Originally written on BravesWire  |  Last updated 11/16/14

27 Feb 1998: Chipper Jones #10 of the Atlanta Braves signs autographs for the fans during a Spring Training game against the Kansas City Royals at the Disney Wide World of Sports Stadium in Orlando, Florida. The Royals defeated the Braves 3-2. Mandatory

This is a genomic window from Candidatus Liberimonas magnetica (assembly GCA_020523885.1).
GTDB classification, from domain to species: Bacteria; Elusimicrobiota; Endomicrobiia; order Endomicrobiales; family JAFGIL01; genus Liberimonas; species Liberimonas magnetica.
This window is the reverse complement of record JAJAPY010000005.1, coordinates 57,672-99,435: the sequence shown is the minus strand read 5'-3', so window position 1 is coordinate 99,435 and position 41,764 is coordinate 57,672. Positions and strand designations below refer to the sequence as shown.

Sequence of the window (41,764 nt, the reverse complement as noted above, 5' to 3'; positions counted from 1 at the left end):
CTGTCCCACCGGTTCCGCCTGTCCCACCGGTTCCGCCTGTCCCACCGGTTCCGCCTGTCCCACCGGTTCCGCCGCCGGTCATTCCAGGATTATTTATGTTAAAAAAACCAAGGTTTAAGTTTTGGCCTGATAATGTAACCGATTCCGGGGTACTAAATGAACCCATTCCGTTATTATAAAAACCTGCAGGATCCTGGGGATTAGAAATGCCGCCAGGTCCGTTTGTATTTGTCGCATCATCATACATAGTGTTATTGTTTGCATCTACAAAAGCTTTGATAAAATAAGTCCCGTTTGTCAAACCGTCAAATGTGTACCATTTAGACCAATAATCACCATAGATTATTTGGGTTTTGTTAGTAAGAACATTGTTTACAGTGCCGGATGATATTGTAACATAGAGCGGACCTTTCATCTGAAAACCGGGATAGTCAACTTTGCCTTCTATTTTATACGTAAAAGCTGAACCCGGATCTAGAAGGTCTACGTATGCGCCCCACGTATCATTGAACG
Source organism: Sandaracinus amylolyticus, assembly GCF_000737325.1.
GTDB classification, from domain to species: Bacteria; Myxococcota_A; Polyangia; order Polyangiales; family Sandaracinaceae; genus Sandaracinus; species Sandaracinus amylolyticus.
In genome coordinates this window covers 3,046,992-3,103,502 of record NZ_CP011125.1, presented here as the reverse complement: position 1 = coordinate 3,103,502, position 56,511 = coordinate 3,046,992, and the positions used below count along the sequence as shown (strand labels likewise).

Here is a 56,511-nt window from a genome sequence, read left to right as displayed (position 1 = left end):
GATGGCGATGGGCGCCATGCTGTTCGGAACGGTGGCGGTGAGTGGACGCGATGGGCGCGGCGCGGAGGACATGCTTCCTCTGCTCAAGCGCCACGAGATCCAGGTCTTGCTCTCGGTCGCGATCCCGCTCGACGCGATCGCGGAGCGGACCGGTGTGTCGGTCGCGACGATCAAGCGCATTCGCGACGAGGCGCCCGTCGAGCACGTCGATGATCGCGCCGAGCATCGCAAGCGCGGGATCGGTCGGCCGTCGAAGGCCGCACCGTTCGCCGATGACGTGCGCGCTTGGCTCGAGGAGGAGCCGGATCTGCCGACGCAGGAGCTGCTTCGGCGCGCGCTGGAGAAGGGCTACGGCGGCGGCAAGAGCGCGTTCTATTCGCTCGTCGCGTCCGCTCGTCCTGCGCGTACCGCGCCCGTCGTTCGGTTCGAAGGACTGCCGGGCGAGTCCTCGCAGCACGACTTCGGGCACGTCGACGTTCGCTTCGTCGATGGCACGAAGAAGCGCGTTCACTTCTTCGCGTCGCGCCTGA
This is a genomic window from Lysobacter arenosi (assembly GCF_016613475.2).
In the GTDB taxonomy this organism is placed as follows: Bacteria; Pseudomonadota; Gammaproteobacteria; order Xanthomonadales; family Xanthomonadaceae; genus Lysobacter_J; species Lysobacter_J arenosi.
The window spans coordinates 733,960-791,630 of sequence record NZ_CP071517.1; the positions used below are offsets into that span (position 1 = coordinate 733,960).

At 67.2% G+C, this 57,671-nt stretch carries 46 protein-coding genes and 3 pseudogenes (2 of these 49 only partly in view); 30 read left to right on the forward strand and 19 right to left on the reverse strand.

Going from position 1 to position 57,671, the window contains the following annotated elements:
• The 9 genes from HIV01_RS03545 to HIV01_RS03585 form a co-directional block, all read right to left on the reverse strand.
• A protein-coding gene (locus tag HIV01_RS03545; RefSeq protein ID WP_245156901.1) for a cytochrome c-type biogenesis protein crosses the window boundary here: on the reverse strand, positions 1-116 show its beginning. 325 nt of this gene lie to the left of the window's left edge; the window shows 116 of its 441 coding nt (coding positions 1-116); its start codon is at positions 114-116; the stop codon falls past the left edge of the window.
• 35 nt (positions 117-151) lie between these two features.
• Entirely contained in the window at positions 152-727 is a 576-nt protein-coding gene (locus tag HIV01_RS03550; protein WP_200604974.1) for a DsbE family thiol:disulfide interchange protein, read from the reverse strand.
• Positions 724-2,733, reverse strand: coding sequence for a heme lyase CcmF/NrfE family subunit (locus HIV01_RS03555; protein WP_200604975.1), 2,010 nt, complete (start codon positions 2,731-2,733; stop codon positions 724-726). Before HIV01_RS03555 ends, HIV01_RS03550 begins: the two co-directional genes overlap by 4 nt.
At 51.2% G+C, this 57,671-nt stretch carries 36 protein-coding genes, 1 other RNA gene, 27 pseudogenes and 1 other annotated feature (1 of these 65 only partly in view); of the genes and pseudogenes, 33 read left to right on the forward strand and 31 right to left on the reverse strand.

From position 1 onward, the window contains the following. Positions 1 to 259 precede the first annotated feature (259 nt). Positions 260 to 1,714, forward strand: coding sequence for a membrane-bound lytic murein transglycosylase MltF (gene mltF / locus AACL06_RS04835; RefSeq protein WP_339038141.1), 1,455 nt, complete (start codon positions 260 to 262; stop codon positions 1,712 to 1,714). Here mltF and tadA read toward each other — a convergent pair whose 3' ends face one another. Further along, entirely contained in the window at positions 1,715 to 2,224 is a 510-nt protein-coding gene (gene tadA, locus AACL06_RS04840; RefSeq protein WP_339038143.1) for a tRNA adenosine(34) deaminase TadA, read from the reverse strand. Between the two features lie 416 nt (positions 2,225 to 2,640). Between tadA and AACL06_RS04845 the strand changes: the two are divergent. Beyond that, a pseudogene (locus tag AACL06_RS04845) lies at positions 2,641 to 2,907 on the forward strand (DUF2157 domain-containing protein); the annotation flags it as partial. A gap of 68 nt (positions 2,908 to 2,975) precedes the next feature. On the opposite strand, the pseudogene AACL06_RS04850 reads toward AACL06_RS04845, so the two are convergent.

With the loss of Chipper Jones, the Atlanta Braves were left with a major vacancy in their lineup—one they may not fully compensate for this winter alone. Replacing a future Hall-of-Famer, after all, is a difficult task. Gone too, presumably, is fleet-footed leadoff man Michael Bourn. Newly acquired slugger BJ Upton figures to take Chipper’s place somewhere in the middle of the Braves’ lineup. In inking Upton to a 5-year contract, Braves’ General Manager Frank Wren closed the deal with their top free agent target fairly quickly, filling the right-handed power hitter role. The hole atop the batting order, however, remains. If the Braves are able to score a capable leadoff hitter, it will make life easier on Braves’ Manager Fredi Gonzalez, but that quest is proving difficult. Wren and Co. do, however, have a plethora of ways to sort out their lineup for the 2012 campaign. Given Martin Prado’s ability to play a multitude of positions, we’ll likely see him slide over to third base and take Chipper’s spot on the field. This would give the Braves the opportunity to go after someone to play in left: a position that is much easier to fill than 3B. The Braves could patch up the empty LF position from within, which would be the simplest and most cost-efficient way to go about this. If Wren chooses to go with players already in the system, we’ll probably see some sort of a platoon like we did when Matt Diaz and Eric Hinske manned LF during the 2011 season. This wasn’t overly effective, however—at least not compared to . In a platoon, we could see Jose Constanza and Reed Johnson splitting time, as each bat from a different side of the plate. Prospect Evan Gattis is another possibility, and could see time in the big leagues this year regardless of what the starting lineup shapes up to be. Now 26 years old and no longer a kid by baseball standards, Gattis and his powerful swing could be ready to make the jump to Turner Field, and perhaps become a valuable player for the Braves off the bench. He currently has 13 home runs in the Winter League and is turning some heads. Of course, all this left field talk could be moot if Juan Francisco can step up and improve enough to take over at 3B (which would keep Prado in left), but that’s unlikely to happen.  Francisco hit for a .234 average last season in 192 at-bats. While the former Cincinnati Red may be able to contribute more in 2012, he can hardly be counted on to earn a starting role. Ideally, given the choices from within, the Braves will bring in a new starter from the outside. With the winter meetings done with, Frank Wren may have missed his best opportunity to land a new LF; however, that doesn’t mean his search is done. There are plenty of feasible options to choose from—both via free agency and the trade market. Your browser does not support iframes. One player who could be had via trade is Emilio Bonifacio. While he was part of the blockbuster deal that sent most of Miami’s foundation to Toronto, the Blue Jays may be looking to free up some space in their budget after acquiring R.A. Dickey. Bonifacio hit just .258 but had a .330 on-base percentage in an injury-plagued 2012 season in which he played in just 64. In 2011, when he was healthy, he batted .296 and finished with a .360 OBP in 152 games. While those numbers don’t jump off the page, Bonifacio would be a significant upgrade in the lineup over the likes of Francisco and Johnson. Another possible option for Wren would be Cody Ross, who might be on his way out of Boston. While recent reports state that Ben Cherington is trying to re-sign the 31-year-old, the Braves may be able to pry him away from the Red Sox. Ross batted .267 last year and hit 22 home runs. Now on the back end of his career, he wouldn’t be Atlanta’s ideal choice; but he would likely be more productive than a platoon. Someone else the Braves could go after, even if it may be a long shot, is Josh Willingham. The 33-year-old veteran is currently signed by the Twins, but the Braves might have the assets necessary to make a trade happen (if Minnesota is willing, of course). Willingham hit 35 home runs last season with a .260 average. Throw him into Atlanta’s lineup along with Heyward, Upton, McCann, Uggla and Freeman, and we’re looking at perhaps one of the best power-hitting teams in baseball. Other than the aforementioned players, there are other alternatives out there. The Angels’ Jason Kubel would be a perfect fit, but LA is reportedly reluctant to part with the RH slugger. Colorado’s Dexter Fowler is available for the right price, but the “right price”, as defined by the Rockies’ brass, borders on the absurd. Nick Swisher is still on the market, but has likely priced himself out of Atlanta’s plans. If a deal can’t be struck before Spring Training, there’s always the trade deadline next summer. The Braves can get by with the playing they have now for the first two-thirds of the season; the playoffs, on the other hand, might be a different story.  
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